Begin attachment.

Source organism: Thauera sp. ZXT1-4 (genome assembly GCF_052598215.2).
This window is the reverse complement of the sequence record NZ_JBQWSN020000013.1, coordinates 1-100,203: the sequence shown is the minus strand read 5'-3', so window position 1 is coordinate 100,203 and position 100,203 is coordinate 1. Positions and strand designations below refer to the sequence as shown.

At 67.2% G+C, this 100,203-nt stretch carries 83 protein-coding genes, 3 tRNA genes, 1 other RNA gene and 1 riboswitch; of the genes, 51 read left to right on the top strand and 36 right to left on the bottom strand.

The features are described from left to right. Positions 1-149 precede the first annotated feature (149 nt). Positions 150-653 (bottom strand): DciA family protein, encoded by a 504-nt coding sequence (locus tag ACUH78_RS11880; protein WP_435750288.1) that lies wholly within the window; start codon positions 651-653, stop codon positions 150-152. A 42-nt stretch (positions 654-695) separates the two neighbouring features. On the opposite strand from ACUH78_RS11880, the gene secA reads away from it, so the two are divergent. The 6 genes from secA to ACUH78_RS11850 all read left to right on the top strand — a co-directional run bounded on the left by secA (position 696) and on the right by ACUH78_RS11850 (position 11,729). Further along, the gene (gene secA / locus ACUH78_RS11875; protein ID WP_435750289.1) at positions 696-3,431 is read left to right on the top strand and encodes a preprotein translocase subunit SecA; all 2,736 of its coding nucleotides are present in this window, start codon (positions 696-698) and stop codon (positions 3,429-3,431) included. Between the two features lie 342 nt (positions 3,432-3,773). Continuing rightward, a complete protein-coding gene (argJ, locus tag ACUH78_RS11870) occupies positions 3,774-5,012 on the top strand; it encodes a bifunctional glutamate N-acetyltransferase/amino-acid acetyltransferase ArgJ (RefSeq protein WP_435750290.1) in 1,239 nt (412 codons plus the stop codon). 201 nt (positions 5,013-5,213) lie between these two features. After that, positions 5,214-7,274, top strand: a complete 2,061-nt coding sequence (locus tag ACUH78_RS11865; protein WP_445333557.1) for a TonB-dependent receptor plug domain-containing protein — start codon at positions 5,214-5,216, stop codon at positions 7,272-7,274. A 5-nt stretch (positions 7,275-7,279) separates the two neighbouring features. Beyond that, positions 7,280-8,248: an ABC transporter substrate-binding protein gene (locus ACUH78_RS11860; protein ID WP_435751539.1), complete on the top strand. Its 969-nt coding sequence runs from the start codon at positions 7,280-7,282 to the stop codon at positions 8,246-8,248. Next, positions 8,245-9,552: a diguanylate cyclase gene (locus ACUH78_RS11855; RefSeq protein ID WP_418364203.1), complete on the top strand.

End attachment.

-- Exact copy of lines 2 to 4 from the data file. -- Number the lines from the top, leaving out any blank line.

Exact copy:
This window is the reverse complement of the sequence record NZ_JBQWSN020000013.1, coordinates 1-100,203: the sequence shown is the minus strand read 5'-3', so window position 1 is coordinate 100,203 and position 100,203 is coordinate 1. Positions and strand designations below refer to the sequence as shown.

At 67.2% G+C, this 100,203-nt stretch carries 83 protein-coding genes, 3 tRNA genes, 1 other RNA gene and 1 riboswitch; of the genes, 51 read left to right on the top strand and 36 right to left on the bottom strand.

The features are described from left to right. Positions 1-149 precede the first annotated feature (149 nt). Positions 150-653 (bottom strand): DciA family protein, encoded by a 504-nt coding sequence (locus tag ACUH78_RS11880; protein WP_435750288.1) that lies wholly within the window; start codon positions 651-653, stop codon positions 150-152. A 42-nt stretch (positions 654-695) separates the two neighbouring features. On the opposite strand from ACUH78_RS11880, the gene secA reads away from it, so the two are divergent. The 6 genes from secA to ACUH78_RS11850 all read left to right on the top strand — a co-directional run bounded on the left by secA (position 696) and on the right by ACUH78_RS11850 (position 11,729). Further along, the gene (gene secA / locus ACUH78_RS11875; protein ID WP_435750289.1) at positions 696-3,431 is read left to right on the top strand and encodes a preprotein translocase subunit SecA; all 2,736 of its coding nucleotides are present in this window, start codon (positions 696-698) and stop codon (positions 3,429-3,431) included. Between the two features lie 342 nt (positions 3,432-3,773). Continuing rightward, a complete protein-coding gene (argJ, locus tag ACUH78_RS11870) occupies positions 3,774-5,012 on the top strand; it encodes a bifunctional glutamate N-acetyltransferase/amino-acid acetyltransferase ArgJ (RefSeq protein WP_435750290.1) in 1,239 nt (412 codons plus the stop codon). 201 nt (positions 5,013-5,213) lie between these two features. After that, positions 5,214-7,274, top strand: a complete 2,061-nt coding sequence (locus tag ACUH78_RS11865; protein WP_445333557.1) for a TonB-dependent receptor plug domain-containing protein — start codon at positions 5,214-5,216, stop codon at positions 7,272-7,274. A 5-nt stretch (positions 7,275-7,279) separates the two neighbouring features. Beyond that, positions 7,280-8,248: an ABC transporter substrate-binding protein gene (locus ACUH78_RS11860; protein ID WP_435751539.1), complete on the top strand. Its 969-nt coding sequence runs from the start codon at positions 7,280-7,282 to the stop codon at positions 8,246-8,248. Next, positions 8,245-9,552: a diguanylate cyclase gene (locus ACUH78_RS11855; RefSeq protein ID WP_418364203.1), complete on the top strand.